15 August 2007

Is The Catechism Worthwhile?

Having trouble understanding the Westminster Shorter Catechism? Struggling to grasp the truth contained in all those questions and answers? Do you feel like a catechism is an antiquated means to teach? Is the antiquated language turning you off? You're not alone if you've answered yes to any of these questions yet I would urge you to keep reading and studying or if you've given up to re-start the learning process. Benjamin Warfield wrote in his article, Is the Catechism Worthwhile?, The Shorter Catechism is, perhaps, not very easy to learn. And very certainly it will not teach itself. Its framers were less careful to make it easy than to make it good. As one of them, Lazarus Seaman, explained, they sought to set down in it not the knowledge the child has, but the knowledge the child ought to have. And they did not dream that anyone could expect it to teach itself. They committed it rather to faithful men who were zealous teachers of the truth, "to be," as the Scottish General Assembly puts it in the Act approving it, "a Directory for catechizing such as are of a weaker capacity," as they sent out the Larger Catechism "to be a Directory for catechizing such as have made some proficiency in the knowledge of the grounds of religion."
No doubt it requires some effort whether to teach or to learn the Shorter Catechism. It requires some effort whether to teach or to learn the grounds of any department of knowledge. Our children — some of them at least — groan over even the primary arithmetic and find sentence-analysis a burden. Even the conquest of the art of reading has proved such a task that "reading without tears" is deemed an achievement. We think, nevertheless, that the acquisition of arithmetic, grammar and reading is worth the pains it costs the teacher to teach, and the pain it costs the learner to learn them. Do we not think the acquisition of the grounds of religion worth some effort, and even, if need be, some tears?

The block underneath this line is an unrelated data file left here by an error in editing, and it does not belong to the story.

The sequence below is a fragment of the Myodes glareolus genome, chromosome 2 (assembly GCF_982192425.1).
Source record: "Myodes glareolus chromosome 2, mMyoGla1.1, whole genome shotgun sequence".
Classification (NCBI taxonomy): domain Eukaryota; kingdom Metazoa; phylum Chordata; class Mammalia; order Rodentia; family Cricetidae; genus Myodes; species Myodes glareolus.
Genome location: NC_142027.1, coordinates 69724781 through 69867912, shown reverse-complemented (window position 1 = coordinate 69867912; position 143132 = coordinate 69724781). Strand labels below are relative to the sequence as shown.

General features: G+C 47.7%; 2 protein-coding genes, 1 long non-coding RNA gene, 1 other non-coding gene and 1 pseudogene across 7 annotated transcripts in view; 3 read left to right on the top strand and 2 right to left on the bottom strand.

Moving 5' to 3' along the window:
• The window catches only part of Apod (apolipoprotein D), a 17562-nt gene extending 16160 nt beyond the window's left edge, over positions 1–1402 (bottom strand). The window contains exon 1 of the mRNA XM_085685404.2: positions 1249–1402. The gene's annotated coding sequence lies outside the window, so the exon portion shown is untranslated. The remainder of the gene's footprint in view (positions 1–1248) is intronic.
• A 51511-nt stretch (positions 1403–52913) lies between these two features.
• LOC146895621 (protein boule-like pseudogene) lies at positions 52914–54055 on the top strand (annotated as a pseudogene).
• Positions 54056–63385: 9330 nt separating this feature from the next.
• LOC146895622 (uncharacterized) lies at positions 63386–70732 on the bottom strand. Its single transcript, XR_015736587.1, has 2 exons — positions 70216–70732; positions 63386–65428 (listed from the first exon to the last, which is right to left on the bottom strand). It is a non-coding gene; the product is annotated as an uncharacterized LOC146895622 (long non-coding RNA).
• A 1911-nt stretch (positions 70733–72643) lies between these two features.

No doubt learning anything is a struggle but true religion can be a strain. Yet the rewards far out weigh the pain of the learning process. The catechism is the most proficient means of communicating the truth of Scripture. Even if you don't commit it to memory it is still vaulable tool for understanding God's truth. There are numerous study books to further help you understand each question and answer such as Thomas Vincent's The Shorter Catechism Explained From Scripture & G.I. Williamson's The Shorter Catechism. Vincent's language is dated but Williamson's book is written in modern english. In modern English you can also refer to The Westminster Shorter Catechism in Modern English by Douglas F. Kelly, Philip B. Rollinson, and Frederick T. Marsh. These are helpful tools to assist you in your path to understanding. Let's not forsake the the catechism, let's embrace it.

Read the rest of Warfield's article here.

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